Sri Lanka’s suspended loans and interest up to September 2023 was 4.2 billion US dollars.
The 5.0 billion US dollar net reserves number from April 2022 does not include any capital flight of private individuals and corporations that took place in the period through official and unofficial means.
In the period of monetary instability and BOP deficits triggered by the policy rate, many firms also ran up suppliers’ credits or debts to parent companies (worsening the external current account deficit) which were paid down after stability was restored with market rates.
A BOP deficit as defined under Anglophone inflationism does not take into account commercial bank or other capital flight but only the official net reserves.
Spurious Monetary Doctrine
BOP deficits build up due to a belief that central bank reserves can be used for private imports that seems to have developed during the age of inflation.
“The IMF also advocates a (statistical) ‘reserve adequacy metric’ or pegging but at the same time propagates the idea of ‘exchange rate as the first line of defence’ giving the lie to the first claim,” says EN’s economic columnist Bellwether.
“This is a consequence of rejecting the deductive reasoning of classical economists like Smith, Ricardo, Hume and later Hayek and Mises and embracing souped up versions of John Law doctrine garnished by statistics.”
“As a result, these countries continue to get into trouble whatever the fiscal corrections that are done. John Law is now firmly in Sri Lanka’s monetary law.”
“The spurious monetary doctrine flowered among war winning Allies of World War I, primarily the US, which had no classical economists to speak of in the past and were then propagated through various Anglophone ‘Saltwater universities’ and Cambridge with devastating effect.”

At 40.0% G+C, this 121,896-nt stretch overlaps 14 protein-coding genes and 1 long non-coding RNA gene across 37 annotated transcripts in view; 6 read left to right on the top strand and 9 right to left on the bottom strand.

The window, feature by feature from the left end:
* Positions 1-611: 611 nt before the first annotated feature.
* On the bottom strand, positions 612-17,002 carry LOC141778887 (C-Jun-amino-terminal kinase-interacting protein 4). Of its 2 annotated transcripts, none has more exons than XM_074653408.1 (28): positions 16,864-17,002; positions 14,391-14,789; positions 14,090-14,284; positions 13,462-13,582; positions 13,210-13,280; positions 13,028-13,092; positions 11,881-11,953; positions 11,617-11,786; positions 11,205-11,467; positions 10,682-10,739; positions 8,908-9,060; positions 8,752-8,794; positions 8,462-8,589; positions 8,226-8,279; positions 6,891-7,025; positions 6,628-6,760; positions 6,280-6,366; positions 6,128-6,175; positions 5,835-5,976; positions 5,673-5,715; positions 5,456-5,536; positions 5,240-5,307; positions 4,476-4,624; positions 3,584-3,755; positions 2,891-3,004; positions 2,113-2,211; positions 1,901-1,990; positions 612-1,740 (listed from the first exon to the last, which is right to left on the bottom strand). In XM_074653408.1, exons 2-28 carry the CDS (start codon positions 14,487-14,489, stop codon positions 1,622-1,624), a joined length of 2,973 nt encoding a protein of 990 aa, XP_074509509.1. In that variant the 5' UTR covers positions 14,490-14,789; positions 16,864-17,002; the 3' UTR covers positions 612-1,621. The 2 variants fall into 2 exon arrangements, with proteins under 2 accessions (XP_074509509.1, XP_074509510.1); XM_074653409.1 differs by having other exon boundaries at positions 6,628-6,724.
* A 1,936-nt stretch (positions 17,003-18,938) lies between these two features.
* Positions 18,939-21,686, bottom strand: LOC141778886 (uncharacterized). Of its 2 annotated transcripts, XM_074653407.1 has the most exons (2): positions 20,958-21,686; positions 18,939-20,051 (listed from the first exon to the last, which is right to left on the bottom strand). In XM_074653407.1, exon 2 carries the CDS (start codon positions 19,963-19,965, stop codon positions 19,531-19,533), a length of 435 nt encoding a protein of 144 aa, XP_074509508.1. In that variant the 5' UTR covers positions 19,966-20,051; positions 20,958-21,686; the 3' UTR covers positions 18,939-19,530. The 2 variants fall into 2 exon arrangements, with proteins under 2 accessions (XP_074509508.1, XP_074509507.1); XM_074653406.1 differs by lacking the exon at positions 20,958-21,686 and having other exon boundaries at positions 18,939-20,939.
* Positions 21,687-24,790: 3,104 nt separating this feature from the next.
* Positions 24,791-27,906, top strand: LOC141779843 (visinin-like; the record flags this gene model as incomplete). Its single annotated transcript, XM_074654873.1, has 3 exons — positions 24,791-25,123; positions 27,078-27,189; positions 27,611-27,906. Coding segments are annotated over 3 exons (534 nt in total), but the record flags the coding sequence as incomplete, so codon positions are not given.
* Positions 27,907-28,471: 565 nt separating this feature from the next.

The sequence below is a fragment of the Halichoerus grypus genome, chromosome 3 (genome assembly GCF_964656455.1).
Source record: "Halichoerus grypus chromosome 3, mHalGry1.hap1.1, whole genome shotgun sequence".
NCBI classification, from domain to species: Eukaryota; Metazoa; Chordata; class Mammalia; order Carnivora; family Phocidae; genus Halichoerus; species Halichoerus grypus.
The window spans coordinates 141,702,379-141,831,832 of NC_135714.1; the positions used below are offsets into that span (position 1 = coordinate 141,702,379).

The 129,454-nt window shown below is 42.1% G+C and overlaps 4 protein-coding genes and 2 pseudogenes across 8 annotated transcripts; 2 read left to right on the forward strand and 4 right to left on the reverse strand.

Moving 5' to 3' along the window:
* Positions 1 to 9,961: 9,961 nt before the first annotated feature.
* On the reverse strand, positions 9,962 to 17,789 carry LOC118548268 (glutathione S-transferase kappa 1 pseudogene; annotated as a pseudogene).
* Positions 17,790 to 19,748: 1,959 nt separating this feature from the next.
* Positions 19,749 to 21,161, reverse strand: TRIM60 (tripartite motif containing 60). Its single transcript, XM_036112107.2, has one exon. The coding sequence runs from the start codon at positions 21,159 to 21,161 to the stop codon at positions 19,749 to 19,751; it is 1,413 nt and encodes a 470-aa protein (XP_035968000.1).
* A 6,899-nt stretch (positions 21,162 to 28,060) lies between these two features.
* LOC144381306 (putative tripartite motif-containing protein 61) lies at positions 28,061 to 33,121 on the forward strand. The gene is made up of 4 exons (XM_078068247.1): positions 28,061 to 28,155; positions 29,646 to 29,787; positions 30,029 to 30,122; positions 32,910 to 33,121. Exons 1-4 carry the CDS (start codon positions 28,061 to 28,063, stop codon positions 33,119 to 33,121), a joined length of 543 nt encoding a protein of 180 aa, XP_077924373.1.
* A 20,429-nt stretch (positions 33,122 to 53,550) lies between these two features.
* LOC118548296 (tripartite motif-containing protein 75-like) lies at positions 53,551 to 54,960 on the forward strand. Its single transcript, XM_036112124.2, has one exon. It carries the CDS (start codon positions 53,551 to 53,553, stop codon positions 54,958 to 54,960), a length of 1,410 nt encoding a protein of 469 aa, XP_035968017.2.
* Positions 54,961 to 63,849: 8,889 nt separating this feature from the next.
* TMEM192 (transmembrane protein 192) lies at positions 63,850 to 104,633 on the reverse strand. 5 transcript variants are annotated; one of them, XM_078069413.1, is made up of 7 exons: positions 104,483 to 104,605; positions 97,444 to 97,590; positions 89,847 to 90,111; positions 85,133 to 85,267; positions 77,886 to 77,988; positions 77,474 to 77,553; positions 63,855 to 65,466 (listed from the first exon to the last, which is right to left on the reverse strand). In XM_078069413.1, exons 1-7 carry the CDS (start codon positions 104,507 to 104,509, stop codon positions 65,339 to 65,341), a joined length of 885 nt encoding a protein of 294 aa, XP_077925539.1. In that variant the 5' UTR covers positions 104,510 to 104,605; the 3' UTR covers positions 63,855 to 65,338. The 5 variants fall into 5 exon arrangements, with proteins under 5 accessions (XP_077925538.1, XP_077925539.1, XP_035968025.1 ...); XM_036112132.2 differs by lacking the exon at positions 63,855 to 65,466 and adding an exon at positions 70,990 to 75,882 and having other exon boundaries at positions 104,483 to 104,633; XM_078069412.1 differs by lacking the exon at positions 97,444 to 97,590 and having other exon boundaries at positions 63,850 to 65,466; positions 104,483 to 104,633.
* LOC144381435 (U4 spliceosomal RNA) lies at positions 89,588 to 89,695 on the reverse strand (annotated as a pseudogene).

Current central bank Governor Weerasinghe arrested the monetary meltdown that was gathering pace in 2022, which showed initial signs of moving into hyper inflation and a complete loss of confidence in the rupee.
Importers and other businesses were giving invoices that had validity in days, at the time.
However, when rates are mis-targeted with printed money and confidence in the country is lost, the corrective rate is very high. Under domestic debt restructuring now advocated by the International Monetary Fund, rates go sky high on fears of a deliberate default.
Governments of market access countries with IMF style soft-pegs started to default from the 1980s (when the Fed tightened policy severely) after the agency’s ‘Second Amendment’ to its articles left countries without a credible monetary anchor.
Argentina was one of the first market-access victims of un-anchored money and is the top IMF client. Britain, the home of JM Keynes, had the distinction until Thatcher-Hayek reforms.
Attempts by current President Javier Milei to carry out economic reforms without first fixing the central bank (essentially ending inflation targeting by a reserve collecting central bank) following pressure by macro-economists against dollarization, has led to widespread protests.
Similar opposition was faced by Thatcher from inflationist macro-economists at the time, but she rejected the pressure saying “This lady is not for turning’. Both Friedrich Hayek and Milton Friedman was alive at the time. (Colombo/Feb07/2024)